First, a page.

Security checklist for “Back to school”

The summer closes to end soon and we know that the next thing to happen is: children go back to school. Parents are always concerned (for good reasons) for what and how their children will do, and since a couple of years they have other concerns. Their children have smartphones, multiple online identities – parents are worrying about the security of these physical and digital assets.

Thinking of this, I created this checklist which parents and children (and not only) can easily go through and  easily improve their security.

Mobile devices

–          Password/PIN protect your laptop, smartphone, tablet

  • For laptops, use a good strong password. Learn here how to make one.
  • For smartphones and tablets, even if it is recommended to enter a password as well, sometimes is not very easy to enter a complex password. This is why you should enter a PIN. Don’t even think of 1234 or such. Think of a number that makes sense for you so that you can remember it. Please don’t write it on the back of the device.

–          Encrypt your device

  • Most devices support encrypting the internal and external storage either natively or with an external app. Doing so has the advantage that nobody can access your data even if the device is stolen or lost.

–          Physical security – enable location tracking your device

  • Enable Locate My Phone or whatever name it has on your device. In case the device is stolen or lost, this might be your only solution to find it.

–          Enable remote lock and wipe

  • Same as above and even done usually from the same interface, if you can’t get back the device then make sure that at least no private data remains on it.

–          Do not navigate on public unprotected WiFi without a VPN solution

  • Navigating without encryption means that theoretically anybody can snoop on your traffic if it is not encrypted. Fortunately, most social media websites use nowadays HTTPS.

–          Use a security solution

  • There are plenty of good security solutions that are able to scan any app you install. Some of them provide even some of the functionalities mentioned above.

–          Perform a full backup

  • Last, but not least, make sure that your device is fully backuped. You never know if it gets stolen or damaged. Best thing is to have an online backup running all time on your device. This way you are sure that you save the latest version of your data.


Online accounts

–          Activate two-factor authentication whenever possible

  • Two-factor authentication forces everyone to provide something only you know (like a password) and something that only you have (like your mobile phone or an app running on it). This combination is the only secure way to use online accounts these days, when  no service is unbreakable.

–          Be careful who are your “friends”

  • Do you really know everyone who is your virtual “friend” on social media? If not, then just erase it (unfriend) from your contact list.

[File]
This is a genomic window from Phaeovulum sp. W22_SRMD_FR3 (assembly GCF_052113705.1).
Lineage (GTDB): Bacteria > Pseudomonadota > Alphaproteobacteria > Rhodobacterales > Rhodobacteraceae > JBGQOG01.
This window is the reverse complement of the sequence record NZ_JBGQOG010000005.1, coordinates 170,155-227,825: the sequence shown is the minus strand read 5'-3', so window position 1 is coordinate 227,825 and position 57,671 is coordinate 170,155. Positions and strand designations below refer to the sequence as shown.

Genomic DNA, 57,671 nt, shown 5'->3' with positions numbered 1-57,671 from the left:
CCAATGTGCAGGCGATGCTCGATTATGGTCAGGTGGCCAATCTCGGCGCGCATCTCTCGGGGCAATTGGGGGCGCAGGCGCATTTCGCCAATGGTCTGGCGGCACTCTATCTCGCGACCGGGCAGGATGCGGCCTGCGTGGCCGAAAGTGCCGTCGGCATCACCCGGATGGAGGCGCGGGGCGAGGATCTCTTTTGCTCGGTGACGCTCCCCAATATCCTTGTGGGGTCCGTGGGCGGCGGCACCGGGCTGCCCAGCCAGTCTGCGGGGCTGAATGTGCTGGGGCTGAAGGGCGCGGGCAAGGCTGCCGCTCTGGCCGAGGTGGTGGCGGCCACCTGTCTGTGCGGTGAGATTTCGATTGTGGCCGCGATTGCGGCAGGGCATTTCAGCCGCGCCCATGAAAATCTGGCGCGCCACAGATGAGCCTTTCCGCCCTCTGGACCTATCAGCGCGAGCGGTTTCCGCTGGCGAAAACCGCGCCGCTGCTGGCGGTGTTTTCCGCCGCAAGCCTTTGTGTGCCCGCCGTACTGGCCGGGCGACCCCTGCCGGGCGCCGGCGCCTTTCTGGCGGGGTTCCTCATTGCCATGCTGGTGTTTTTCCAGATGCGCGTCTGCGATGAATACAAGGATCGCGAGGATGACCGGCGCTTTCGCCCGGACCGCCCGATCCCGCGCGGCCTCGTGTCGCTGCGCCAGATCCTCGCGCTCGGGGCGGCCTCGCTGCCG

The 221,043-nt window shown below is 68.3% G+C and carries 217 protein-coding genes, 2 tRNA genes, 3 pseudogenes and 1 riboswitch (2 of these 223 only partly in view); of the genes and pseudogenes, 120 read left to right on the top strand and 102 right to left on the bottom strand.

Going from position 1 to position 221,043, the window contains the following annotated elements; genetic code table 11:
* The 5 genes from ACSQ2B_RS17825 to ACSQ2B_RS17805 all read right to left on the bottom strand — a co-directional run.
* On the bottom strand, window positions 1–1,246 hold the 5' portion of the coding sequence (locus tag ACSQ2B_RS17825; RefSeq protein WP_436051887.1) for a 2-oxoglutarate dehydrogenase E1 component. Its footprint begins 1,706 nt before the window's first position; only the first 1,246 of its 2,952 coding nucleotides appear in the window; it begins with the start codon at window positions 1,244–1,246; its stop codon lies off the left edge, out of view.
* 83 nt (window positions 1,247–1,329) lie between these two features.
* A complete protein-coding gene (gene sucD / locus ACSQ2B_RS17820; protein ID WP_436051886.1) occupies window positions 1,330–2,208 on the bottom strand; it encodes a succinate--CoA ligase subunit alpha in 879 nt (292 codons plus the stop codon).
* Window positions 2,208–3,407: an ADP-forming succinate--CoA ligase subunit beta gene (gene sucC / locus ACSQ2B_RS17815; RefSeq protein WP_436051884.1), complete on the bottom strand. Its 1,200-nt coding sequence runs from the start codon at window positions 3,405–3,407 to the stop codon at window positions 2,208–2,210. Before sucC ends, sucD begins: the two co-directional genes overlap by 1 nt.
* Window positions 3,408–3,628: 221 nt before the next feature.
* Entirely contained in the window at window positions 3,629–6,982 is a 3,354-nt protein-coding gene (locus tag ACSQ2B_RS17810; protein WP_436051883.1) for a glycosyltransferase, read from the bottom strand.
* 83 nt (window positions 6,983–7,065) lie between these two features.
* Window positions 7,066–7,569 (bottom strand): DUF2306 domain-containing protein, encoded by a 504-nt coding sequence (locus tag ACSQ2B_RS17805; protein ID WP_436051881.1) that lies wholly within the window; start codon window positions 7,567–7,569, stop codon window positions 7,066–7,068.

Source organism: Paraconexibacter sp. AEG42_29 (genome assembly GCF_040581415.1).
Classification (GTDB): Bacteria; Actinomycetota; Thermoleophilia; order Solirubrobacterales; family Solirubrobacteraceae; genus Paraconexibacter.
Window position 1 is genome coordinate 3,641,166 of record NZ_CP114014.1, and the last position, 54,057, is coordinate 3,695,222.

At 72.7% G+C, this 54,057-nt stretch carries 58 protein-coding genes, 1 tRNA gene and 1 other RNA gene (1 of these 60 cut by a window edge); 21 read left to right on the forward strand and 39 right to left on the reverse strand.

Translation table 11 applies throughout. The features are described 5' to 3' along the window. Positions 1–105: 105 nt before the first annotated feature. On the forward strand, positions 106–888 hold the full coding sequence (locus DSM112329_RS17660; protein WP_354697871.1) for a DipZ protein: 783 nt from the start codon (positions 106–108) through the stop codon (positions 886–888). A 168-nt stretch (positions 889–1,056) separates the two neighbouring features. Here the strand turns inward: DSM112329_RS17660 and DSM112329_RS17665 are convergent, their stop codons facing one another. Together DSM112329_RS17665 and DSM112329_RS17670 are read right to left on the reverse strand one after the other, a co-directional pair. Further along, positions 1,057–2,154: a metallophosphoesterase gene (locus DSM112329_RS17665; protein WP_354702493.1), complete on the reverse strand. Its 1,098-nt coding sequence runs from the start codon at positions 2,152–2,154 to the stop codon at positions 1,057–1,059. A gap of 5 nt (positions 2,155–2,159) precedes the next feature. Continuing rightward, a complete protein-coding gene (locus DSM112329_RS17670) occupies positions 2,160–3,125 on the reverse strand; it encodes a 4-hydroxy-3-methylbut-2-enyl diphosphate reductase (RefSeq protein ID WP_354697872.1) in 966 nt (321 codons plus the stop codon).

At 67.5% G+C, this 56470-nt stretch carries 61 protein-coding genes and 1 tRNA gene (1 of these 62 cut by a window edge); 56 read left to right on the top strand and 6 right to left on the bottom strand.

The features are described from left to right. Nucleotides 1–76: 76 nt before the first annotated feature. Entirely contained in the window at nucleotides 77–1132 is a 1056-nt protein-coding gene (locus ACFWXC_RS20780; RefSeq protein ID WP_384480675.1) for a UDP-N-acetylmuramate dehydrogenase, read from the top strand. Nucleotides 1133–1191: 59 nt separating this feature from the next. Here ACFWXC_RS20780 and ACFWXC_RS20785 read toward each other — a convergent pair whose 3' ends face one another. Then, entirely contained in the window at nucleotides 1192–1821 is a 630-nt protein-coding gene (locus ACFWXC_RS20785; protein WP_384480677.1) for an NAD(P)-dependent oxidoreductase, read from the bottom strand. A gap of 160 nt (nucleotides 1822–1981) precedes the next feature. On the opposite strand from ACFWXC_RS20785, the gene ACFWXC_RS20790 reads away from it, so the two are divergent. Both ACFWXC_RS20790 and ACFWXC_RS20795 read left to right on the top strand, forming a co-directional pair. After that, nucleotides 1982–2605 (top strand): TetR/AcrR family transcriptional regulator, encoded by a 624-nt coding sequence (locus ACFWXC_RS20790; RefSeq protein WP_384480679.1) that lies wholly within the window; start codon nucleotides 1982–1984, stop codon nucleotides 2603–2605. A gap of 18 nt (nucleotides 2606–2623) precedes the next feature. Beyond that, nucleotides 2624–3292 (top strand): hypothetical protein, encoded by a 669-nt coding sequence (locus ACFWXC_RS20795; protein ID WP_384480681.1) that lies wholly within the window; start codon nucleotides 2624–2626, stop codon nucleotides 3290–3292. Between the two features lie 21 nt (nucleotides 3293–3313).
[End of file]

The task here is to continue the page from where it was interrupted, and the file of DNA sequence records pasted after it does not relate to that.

–          Review regularly the type of posts your make

  • Facebook changes their defaults settings for post very often, and sometimes to the least you would expect. Always review before you click Post/Publish if the post is intended to be public or only for your friends or for groups.

–          Don’t post anything that reveals confidential information (location, schedule, etc.)

  • Sometimes publishing publicly where you are may indicate to a criminal that you are not home. This is like an invitation for them. Try to avoid such things.

–          Don’t post or write anything that you wouldn’t like your parents to see

  • Think twice before you publish something, especially if you are in a state of mind when you might not think clearly. If you are nervous or excited, just cool down for a few minutes and then see if you really want to post. When you post about someone, always think that you should only post things that you would like to see posted about yourself.


This article appeared in German in TCA Distribution.


© Copyright Sorin Mustaca, All rights Reserved. Written For: Sorin Mustaca on Cybersecurity

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About the Author

Sorin Mustaca
Sorin Mustaca, (ISC)2 CSSLP, CompTIA Security+ and Project+, is working since over 20 years in the IT Security industry and worked between 2003-2014 for Avira as Product Manager for the known products used by over 100 million users world-wide. Today he is CEO and owner of Endpoint Cybersecurity GmbH focusing on Cybersecurity, secure software development and security for IoT and Automotive. He is also running his personal blog Sorin Mustaca on Cybersecurity and is the author of the free eBook Improve your security .
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